Spiritual Disciplines and Human Desire

In Chapter Three of Growing Generous Souls, I say that “spiritual disciplines” are things we do to help us be intentionally present to God’s presence in our lives. They provide a framework for our days and encourage us to center on God while being involved in the world. In Spiritual Disciplines Handbook, 1 author Adele Calhoun adds an important connection to that understanding.

Such behaviors (prayer, meditation, and a whole lot more) are “intentional ways we open space in our lives for the worship of God,” says Calhoun. “They simply put us in a place where we can begin to notice God and respond to [God’s] word in us.” By letting them become habits in our daily living, we “give the Holy Spirit space to brood over our souls.” We don’t make God do anything; it is the Holy Spirit who chooses to transform us, inside and out.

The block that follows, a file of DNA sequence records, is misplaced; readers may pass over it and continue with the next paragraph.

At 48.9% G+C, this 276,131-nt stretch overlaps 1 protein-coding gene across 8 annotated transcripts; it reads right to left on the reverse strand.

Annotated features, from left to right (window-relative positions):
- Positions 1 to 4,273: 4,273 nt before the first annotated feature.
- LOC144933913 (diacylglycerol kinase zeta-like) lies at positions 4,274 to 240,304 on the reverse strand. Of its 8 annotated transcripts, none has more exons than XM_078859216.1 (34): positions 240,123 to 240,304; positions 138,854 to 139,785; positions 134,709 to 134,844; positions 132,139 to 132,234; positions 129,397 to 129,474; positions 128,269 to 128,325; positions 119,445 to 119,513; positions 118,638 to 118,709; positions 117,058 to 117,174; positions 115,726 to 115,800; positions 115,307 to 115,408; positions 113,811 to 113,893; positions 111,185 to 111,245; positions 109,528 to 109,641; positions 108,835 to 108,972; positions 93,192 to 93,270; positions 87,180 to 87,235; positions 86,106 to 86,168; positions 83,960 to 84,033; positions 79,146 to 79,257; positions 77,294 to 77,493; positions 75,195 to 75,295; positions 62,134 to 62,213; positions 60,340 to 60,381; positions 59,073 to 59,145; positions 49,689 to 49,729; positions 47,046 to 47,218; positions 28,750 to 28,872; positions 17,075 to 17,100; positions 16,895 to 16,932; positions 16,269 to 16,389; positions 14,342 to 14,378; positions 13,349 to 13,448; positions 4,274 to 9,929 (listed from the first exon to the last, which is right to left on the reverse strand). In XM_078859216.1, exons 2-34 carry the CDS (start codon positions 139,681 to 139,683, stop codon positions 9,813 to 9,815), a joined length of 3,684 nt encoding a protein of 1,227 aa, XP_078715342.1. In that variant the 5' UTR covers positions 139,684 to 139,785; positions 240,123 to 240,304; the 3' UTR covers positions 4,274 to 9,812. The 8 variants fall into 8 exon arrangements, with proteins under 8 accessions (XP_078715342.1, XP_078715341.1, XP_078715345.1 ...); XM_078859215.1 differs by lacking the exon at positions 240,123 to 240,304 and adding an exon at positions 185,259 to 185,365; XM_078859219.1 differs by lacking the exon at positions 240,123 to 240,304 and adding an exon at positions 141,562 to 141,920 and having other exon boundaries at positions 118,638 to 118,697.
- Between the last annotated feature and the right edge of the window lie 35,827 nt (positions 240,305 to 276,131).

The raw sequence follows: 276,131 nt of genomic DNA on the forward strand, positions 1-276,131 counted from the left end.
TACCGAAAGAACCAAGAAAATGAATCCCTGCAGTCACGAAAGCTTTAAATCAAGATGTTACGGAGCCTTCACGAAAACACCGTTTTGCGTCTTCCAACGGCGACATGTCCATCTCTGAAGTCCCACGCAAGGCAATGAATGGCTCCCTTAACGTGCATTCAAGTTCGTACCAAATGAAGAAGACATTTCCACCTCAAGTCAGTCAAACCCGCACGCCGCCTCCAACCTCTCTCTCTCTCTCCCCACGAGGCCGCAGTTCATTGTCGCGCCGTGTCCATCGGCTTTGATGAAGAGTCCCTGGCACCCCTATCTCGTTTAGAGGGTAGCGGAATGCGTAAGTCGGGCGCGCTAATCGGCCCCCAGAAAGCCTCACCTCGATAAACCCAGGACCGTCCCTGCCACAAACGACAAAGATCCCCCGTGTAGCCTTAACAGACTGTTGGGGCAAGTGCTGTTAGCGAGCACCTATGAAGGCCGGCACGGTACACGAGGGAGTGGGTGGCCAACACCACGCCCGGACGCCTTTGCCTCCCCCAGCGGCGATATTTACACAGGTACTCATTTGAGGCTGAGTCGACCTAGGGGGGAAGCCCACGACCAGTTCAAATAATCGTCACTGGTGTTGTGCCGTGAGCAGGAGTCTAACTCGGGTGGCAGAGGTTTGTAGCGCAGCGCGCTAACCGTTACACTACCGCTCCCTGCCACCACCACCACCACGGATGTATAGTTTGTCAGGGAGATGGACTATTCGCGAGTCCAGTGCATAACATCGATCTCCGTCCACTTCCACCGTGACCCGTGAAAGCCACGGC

What is distinctive about Calhoun’s approach is how she identifies a natural human desire that prompts us to engage in each spiritual discipline. She lists an amazing array of seventy-five such practices, each springing out of our human drives. For example, underneath simplicity is the desire “to uncomplicate and untangle my life so I can focus on what really matters,” she states. Likewise, the desire beneath contemplative prayer is “to develop an open, restful receptivity to the Trinity that enables me to always be with God just as I am.” Just seeing the grid that she lays out for each discipline invites the reader to imagine “sitting with Jesus,” as she puts it, in myriad ways.

Spiritual disciplines are not an end in themselves, but a process of drawing us deeper into our life with God, prompted by our desires. In the process, we partner with the Holy Spirit for our own transformation, growing toward what God had in mind for us all along.

Betsy Schwarzentraub

1 – Adele Ahlberg Calhoun, Spiritual Disciplines Handbook: Practices That Transform Us, Revised and Expanded (Downers Grove: InterVarsity Press, 2015).